Another global rock concert, another major “cause,” and another set of questions the politically correct are afraid to ask. This time it was Live Earth, and the rockers were out to save the planet, or at least raise awareness about global warming. For all their efforts this weekend, however, I am not sure if the planet is one degree cooler as a result.
Call me sceptical if you like, but whenever I see mega-rich rock stars coming out for any cause, I am always a bit dubious. I would imagine if you took the top ten rock stars’ combined income, you would have more wealth than the GDP of many smaller nations.
And as I have mentioned before, if we could just get Bono to sell his collection of designer sunglasses, we would have freed up a good amount of moolah to help the less fortunate of the world.
But still, one might argue that filthy rich rock stars with a bit of social consciousness might be slightly preferred to filthy rich rock stars with no social consciousness. But all the hypocrisy tends to largely offset the social awareness, unfortunately.
Hyper-rich rockers telling us peons to live sacrificial lifestyles so that the poor might somehow benefit always seems a bit, well, rich. And when they tell us how concerned they are about the environment, all the while flying around in their gas-guzzling private jets or BMWs, it makes one wonder a bit about their sincerity.
And it is not just conservative redneck types who see some double standards here. Even lefty trendies can get irritated by all the hypocrisy and hype. Consider columnist Marina Hyde writing in the decidedly left-of-centre Guardian.
In her July 7, 2007 column, “The artists formerly known as huge carbon footprints,” she takes these rockers to task. Mind you, she is fully on the global warming bandwagon, and appears to be a great fan of enviro-crusader Al Gore. But she does ask some hard questions about how much good these rockers with dubious qualifications are actually contributing to the situation.
“Live Earth overlord Al Gore has judged that you can’t make an omelette without breaking a few eggs, which is why private jets, helicopters and limos are being fired up to ferry our well-meaning artistes to various stages. There is no question that awareness will be raised. But it seems worryingly simplistic to think that there is not a trade-off between raising awareness and using people whom many know to be hypocrites to do so.”
Consider one rock wunderkind: “There has always been something faintly Marie Antoinettish about rock stars’ understanding of green issues. Recently, Jo Wood – self-styled environmentalist wife of Rolling Stone Ronnie – was asked by this newspaper what skills she possessed for a post-oil world. Her answer began: ‘I come from a family of model makers, artists and sculptors …’”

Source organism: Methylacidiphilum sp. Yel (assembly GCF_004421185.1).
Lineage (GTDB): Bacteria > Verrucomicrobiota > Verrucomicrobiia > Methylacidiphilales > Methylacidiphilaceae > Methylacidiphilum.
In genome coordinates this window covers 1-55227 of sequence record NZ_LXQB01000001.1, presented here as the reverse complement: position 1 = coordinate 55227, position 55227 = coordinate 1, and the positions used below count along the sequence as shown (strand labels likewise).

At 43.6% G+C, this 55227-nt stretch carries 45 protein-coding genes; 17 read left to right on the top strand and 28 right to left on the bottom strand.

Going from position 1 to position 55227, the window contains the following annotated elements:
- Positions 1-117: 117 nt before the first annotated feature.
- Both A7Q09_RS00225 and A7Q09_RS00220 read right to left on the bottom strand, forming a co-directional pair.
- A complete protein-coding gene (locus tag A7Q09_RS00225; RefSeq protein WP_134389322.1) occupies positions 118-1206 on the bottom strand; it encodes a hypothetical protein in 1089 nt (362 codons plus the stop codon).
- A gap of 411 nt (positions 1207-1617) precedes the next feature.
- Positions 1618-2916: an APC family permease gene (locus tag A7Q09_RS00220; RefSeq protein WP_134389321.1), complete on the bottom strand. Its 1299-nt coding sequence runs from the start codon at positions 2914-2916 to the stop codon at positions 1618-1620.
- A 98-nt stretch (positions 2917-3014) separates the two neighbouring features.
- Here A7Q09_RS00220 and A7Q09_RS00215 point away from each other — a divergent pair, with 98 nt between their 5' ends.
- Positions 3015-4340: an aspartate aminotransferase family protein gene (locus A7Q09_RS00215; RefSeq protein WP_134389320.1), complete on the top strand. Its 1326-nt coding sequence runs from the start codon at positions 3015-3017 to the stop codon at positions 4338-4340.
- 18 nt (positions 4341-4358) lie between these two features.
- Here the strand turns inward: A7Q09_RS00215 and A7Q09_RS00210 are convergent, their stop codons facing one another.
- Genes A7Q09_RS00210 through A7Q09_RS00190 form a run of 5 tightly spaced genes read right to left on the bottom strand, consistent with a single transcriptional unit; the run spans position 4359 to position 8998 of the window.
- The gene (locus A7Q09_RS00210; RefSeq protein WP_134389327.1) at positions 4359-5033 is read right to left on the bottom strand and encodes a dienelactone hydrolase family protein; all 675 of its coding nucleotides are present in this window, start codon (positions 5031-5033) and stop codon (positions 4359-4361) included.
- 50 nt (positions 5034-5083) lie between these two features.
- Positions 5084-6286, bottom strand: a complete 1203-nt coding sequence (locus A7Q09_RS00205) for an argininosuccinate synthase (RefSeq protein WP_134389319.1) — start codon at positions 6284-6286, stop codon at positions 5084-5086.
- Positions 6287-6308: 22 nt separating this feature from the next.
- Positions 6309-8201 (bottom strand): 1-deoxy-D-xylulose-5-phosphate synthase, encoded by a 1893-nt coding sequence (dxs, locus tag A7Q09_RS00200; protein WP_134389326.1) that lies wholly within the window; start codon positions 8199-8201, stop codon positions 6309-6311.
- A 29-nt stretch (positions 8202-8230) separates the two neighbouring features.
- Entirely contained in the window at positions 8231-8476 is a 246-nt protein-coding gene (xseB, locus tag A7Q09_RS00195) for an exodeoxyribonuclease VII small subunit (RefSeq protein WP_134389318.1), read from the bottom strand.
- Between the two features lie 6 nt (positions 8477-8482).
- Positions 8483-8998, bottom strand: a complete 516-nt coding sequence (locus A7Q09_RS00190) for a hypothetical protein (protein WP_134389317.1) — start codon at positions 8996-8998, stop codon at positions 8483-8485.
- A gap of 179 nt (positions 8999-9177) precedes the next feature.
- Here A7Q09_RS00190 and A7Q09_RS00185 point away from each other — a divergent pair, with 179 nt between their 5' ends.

“The Rolling Stones will not be stamping another of their legendary carbon footprints on humanity’s face this weekend, but to pluck an example from those acts who will, let’s consider Sting, whose band the Police play at the New York concert. Not long ago, this fabled eco-warrior could be found advertising the biggest gas-guzzling Jaguar of them all. To clarify: Sting’s personal wealth is estimated at £185m – £185m! You have to ask that if people this rich appear unconvinced that they have enough money to say no to another wedge on principle, then what hope is there that some cash-strapped Chinese worker will start giving serious thought to the kind of fuel choices he’s making?”
She continues, “As for Sting’s wife, Trudie Styler, it is difficult to know where to start with her recent 80-mile helicopter journey for a weekend at the estate of fellow environmentalist Zac Goldsmith. It beggars belief that these people can continue to be taken seriously by anyone remotely serious; yet there they are, still in the vanguard of celebrity activism alongside London headliner Madonna, whose carbon footprint last year is estimated as the worst of all the artists on the bill. When considered in this context the kind of bargain required to make the Live Earth concerts happen tends toward the Faustian.”
Hyde concludes by offering a bit of advice to Gore: “Given his former line of work, Gore is well versed in the dark arts of campaigning. He should inform as many carefully chosen celebrities as he pleases that he has Swat teams of graduate researchers working round the clock to expose their bad environmental habits, and unless they put paid to them swiftly and publicly, he will use the increasing momentum of his relatively untainted movement to name and shame them. Harsh, you may say, but it’s perfectly fair. It’s not as if they’ll go hungry. If we are truly to live in a world where celebrities are the medium, then they should pay a little more genuine and practical heed to the message, or forfeit the chance to boost their record sales in front of a global audience of billions.”
Hypocrisy is always off-putting. It is rightly to be derided, regardless of one’s political persuasions. And we can all agree that today’s youth need to be challenged on social and cultural issues, and should become more involved with, and concerned about, them.
It’s just that too often the issues tend to be somewhat selectively chosen, and the proposed solutions are often questionable at best. Raising a generation of young people who have a social conscience is laudable, but more will be needed than packing them off to yet another tedious rock concert.